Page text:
[[mockNotificationCenter expect] postNotificationName:@"some notification"];
   
    [myObject doSomethingThatPostsNotification];
   
    [mockNotificationCenter verify];
    mockNotificationCenter = nil;
}

Note that with this approach, you need to be sure to set the mock instance to nil at the end of your test. OCMocks are autoreleased, so if the test case still has a reference to the released version, you’ll get an EXC_BAD_ACCESS error the next time [NSNotificationCenter defaultCenter] is called. A good place to do that is in your tearDown method, so it’s set back to nil after each test.

Making the mock available to other tests

Now that we can mock the singleton in a single test case, we should make it available to all of our unit tests. I have a base test case class that all of my test classes inherit from, which is where I import OCMock and OCHamcrest and do other global testing setup. We can move the static variable and category up to that class, and create static methods for setting the variable:

+(id)createMockNotificationCenter {
    mockNotificationCenter = [OCMockObject mockForClass:[NSNotificationCenter class]];
    return mockNotificationCenter;
}

+(id)createNiceMockNotificationCenter {
    mockNotificationCenter = [OCMockObject niceMockForClass:[NSNotificationCenter class]];
    return mockNotificationCenter;
}

These methods both set the static variable and return the mock to the caller, for setting expectations and verifying. The “nice” version will silently swallow unexpected messages, where the regular version will throw an exception if it receives an unexpected message. Don’t forget to set it back to nil in tearDown, and call [super tearDown] in the test class’s tearDown method. Now we can update the test case above to:

-(void)testShouldPostNotification {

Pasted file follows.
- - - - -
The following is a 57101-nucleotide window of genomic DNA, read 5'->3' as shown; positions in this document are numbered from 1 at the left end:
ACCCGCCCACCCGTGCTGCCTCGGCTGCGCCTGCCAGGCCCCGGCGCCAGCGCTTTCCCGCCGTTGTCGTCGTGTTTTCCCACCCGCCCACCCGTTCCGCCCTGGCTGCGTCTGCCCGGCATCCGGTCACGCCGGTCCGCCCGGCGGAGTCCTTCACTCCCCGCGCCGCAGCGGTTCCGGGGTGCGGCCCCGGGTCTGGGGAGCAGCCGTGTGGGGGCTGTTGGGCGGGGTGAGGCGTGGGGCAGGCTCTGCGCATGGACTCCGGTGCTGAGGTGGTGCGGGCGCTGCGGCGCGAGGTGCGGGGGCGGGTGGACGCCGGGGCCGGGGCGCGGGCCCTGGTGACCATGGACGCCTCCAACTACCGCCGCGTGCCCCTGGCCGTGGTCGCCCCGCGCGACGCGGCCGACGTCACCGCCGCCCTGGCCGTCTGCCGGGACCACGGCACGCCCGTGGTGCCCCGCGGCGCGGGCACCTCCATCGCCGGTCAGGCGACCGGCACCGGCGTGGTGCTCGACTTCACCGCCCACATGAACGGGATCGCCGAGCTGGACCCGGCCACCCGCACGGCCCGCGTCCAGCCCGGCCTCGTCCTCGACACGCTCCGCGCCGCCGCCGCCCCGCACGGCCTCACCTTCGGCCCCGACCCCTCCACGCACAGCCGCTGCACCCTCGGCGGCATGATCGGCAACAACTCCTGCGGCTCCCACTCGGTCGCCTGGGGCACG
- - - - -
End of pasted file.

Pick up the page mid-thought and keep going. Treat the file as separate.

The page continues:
mockNotificationCenter = [BaseTestCase createMockNotificationCenter];
    [[mockNotificationCenter expect] postNotificationName:@"some notification"];
   
    [myObject doSomethingThatPostsNotification];
   
    [mockNotificationCenter verify];
}

But sometimes I want the real NSNotificationCenter

The main drawback to this category is that it will always override the original. That may not be an issue for notifications, but when testing your own singletons, you’ll need to be able to test the actual class. But now that you’ve overridden the instantiator in a category, you can’t just call the original instantiator if the static variable is nil. Or can you? Fortunately, Matt Gallagher created some nice macros that you can use to conditionally invoke the original.

Using Matt’s invokeSupersequentNoArgs macro, we can change the category method to the following:

@implementation NSNotificationCenter (UnitTests)

+(id)defaultCenter {
    if ([BaseTestCase mockNotificationCenter] != nil) {
        return [BaseTestCase mockNotificationCenter];
    }
   
    return invokeSupersequentNoArgs();
}

@end

Note we also have to add a class method to retrieve the mock:

+(id)mockNotificationCenter {
    return mockNotificationCenter;
}

Now when [NSNotificationCenter defaultCenter] is invoked, the test case first checks to see if a mock has been set. If it has, the mock is returned. Otherwise, the original, overridden method is invoked.

Conclusion

The singleton is a design pattern you should use with care, as it certainly makes you jump through a few more hurdles when testing. But with a bit of careful setup, your singleton dependencies can (and should) be tested and verified.